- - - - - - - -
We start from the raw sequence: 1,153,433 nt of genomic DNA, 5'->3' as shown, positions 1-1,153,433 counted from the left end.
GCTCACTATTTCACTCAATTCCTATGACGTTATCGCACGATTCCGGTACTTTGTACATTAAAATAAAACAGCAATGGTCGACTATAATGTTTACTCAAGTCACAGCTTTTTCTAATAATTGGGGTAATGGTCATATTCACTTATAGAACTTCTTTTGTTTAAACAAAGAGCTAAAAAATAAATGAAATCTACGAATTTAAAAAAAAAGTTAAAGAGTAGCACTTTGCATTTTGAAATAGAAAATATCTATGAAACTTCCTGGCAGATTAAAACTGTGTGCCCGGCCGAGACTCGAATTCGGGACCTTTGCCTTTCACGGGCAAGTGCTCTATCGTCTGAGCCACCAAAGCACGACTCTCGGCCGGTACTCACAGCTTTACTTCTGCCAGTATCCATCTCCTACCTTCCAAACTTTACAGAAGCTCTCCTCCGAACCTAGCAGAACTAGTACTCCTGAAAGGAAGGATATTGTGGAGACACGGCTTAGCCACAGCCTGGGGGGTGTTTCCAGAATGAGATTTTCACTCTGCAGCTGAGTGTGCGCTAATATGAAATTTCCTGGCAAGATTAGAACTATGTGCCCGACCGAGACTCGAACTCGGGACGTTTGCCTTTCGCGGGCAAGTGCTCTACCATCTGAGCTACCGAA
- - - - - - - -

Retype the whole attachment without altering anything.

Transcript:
We start from the raw sequence: 1,153,433 nt of genomic DNA, 5'->3' as shown, positions 1-1,153,433 counted from the left end.
GCTCACTATTTCACTCAATTCCTATGACGTTATCGCACGATTCCGGTACTTTGTACATTAAAATAAAACAGCAATGGTCGACTATAATGTTTACTCAAGTCACAGCTTTTTCTAATAATTGGGGTAATGGTCATATTCACTTATAGAACTTCTTTTGTTTAAACAAAGAGCTAAAAAATAAATGAAATCTACGAATTTAAAAAAAAAGTTAAAGAGTAGCACTTTGCATTTTGAAATAGAAAATATCTATGAAACTTCCTGGCAGATTAAAACTGTGTGCCCGGCCGAGACTCGAATTCGGGACCTTTGCCTTTCACGGGCAAGTGCTCTATCGTCTGAGCCACCAAAGCACGACTCTCGGCCGGTACTCACAGCTTTACTTCTGCCAGTATCCATCTCCTACCTTCCAAACTTTACAGAAGCTCTCCTCCGAACCTAGCAGAACTAGTACTCCTGAAAGGAAGGATATTGTGGAGACACGGCTTAGCCACAGCCTGGGGGGTGTTTCCAGAATGAGATTTTCACTCTGCAGCTGAGTGTGCGCTAATATGAAATTTCCTGGCAAGATTAGAACTATGTGCCCGACCGAGACTCGAACTCGGGACGTTTGCCTTTCGCGGGCAAGTGCTCTACCATCTGAGCTACCGAA